By Robbie Broughton
If you’re a user of a bikeshare scheme it probably hardly ever crosses your mind what goes on behind the scenes to ensure that you can easily hire a bike in good working order from a convenient location. But there’s actually a complicated and sophisticated logistical operation that goes on to ensure it all happens smoothly.
The number of bikeshare schemes has risen exponentially in the UK. Once the preserve of London there are now more than 25 towns and cities across the country that provide a service. That’s double what there was two years ago. We spent a day working on the Brighton Bikeshare scheme to find out what it takes to keep it all running smoothly.
Brighton Bikeshare has over 400 bikes stationed across the city at about 50 different hubs. Each bike needs to be maintained, occasionally repaired, have new advertising stickers applied and, most importantly, transported to empty hubs.
It’s all overseen by Duncan and his team of five or six bike mechanics and workers who luckily all share a passion for the scheme. In fact Duncan is somewhat evangelical about it all, having been a committed campaigner for installing bike lanes along the notorious Lewes Road that leads out to the Sussex University campus. He also instigated a daily bike train before it was safe to cycle that way on your own, and it still exists as an annual event to Lewes bonfire night.
Having encountered his fair share of opposition from local councillors and occasional abuse from local residents over the plan a few years ago, he’s one of those battle-hardened cycling activists without whom we probably wouldn’t have seen the profile and expenditure on cycling being increased in recent years.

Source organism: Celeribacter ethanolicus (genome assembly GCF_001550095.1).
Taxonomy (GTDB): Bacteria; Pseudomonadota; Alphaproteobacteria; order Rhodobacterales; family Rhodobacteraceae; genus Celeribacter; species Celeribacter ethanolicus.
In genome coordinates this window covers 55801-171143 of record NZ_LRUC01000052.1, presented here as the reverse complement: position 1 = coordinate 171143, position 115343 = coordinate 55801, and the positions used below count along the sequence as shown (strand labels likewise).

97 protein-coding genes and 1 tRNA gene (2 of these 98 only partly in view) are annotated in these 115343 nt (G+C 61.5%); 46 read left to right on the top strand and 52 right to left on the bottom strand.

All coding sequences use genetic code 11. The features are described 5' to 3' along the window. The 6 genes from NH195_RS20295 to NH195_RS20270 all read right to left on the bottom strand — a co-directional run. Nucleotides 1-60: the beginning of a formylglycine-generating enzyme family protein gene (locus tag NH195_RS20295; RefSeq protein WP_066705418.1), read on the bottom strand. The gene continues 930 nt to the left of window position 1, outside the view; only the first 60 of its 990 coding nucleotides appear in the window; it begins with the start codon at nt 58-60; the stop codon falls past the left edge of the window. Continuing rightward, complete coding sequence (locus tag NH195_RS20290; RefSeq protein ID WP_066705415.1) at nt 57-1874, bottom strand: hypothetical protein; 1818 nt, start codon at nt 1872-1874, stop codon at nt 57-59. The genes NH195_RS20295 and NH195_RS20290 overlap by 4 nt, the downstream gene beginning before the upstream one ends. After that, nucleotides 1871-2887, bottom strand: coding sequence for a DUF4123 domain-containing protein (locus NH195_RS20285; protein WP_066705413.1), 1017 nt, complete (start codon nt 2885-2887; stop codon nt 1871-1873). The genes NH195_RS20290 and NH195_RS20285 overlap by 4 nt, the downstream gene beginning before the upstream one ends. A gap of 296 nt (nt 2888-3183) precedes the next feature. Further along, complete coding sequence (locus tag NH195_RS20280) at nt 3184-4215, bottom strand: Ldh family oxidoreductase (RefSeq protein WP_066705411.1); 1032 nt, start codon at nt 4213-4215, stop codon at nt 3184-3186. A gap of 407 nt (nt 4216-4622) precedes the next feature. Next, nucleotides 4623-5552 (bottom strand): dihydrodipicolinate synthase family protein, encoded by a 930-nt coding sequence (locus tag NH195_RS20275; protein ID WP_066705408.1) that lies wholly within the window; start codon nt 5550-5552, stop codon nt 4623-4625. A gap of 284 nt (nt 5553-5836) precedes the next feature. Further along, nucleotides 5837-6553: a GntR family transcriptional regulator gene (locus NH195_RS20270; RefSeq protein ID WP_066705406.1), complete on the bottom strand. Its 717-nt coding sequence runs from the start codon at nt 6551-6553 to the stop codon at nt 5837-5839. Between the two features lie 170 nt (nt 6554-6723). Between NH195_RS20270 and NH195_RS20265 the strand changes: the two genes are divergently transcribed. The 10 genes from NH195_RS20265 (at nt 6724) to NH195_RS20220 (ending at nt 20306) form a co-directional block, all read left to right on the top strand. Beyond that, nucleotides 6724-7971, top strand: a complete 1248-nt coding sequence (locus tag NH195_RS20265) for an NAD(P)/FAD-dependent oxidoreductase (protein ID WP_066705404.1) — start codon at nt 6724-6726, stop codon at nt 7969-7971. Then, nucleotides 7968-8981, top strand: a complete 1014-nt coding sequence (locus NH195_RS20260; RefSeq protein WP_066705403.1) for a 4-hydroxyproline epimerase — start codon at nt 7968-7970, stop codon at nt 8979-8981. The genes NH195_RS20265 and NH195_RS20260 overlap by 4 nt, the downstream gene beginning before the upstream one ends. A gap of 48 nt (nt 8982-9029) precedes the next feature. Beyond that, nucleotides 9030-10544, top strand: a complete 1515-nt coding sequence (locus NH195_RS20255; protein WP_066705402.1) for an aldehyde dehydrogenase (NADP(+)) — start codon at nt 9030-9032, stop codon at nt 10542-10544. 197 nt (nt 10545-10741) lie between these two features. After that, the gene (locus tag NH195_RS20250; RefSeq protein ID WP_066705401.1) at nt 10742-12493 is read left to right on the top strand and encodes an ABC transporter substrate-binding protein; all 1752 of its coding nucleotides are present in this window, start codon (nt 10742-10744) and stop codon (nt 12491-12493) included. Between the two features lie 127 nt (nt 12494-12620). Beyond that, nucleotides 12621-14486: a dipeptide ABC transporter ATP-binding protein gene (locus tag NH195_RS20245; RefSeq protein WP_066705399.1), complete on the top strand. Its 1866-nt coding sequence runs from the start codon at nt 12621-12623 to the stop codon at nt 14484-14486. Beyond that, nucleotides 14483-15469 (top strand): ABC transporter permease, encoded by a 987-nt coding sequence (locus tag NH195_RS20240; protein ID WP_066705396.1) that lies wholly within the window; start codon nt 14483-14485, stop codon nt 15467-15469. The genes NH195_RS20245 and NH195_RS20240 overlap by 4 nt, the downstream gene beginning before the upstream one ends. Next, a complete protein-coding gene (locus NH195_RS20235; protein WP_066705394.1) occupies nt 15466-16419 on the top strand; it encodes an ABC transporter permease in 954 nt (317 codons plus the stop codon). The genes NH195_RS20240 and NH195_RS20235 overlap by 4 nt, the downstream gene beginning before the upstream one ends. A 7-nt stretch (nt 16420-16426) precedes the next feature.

We climb into the van one cold, dark and dreary December morning from the Bikehire’s base on an industrial estate near Shoreham harbour and head into town as a chilly wind whips across the sea and onto the faded grandeur of Brighton’s seafront.
We’re armed with a laptop that shows us the GPS location of every bike in the city and we plan a strategy for the day. Our main job is to move bikes from overfilled bays (usually on the seafront and centre of town) to empty ones.
Seven Dials, for instance, is at the top of a steep hill. Over the course of a day or evening its Bikeshare hub is constantly being used by people who fancy an easy freewheel into town. The return journey on one of these hefty beasts up the hill isn’t too appealing. And so it is that it’s this dock and another one at the top of the Hanover district are constantly being depleted of bikes.
It’s Duncan’s job as leader of Brighton Bikeshare operations to ensure that there’s always a bike to be hired in these particular spots and that the town centre and seafront don’t become too overcrowded.
As well as telling us where each bike is located our computer programme gives us additional information such as the amount of battery charge left for each bike. The electric panel on the back of each bike is solar powered and, in deepest darkest December, isn’t very effective. So as well as moving the bikes we have to replace dead batteries with fully charged ones. We also know which bikes have been reported as faulty and Duncan tries to address these issues on the fly. If it’s a puncture or something he can’t fix, it has to go back to the depot.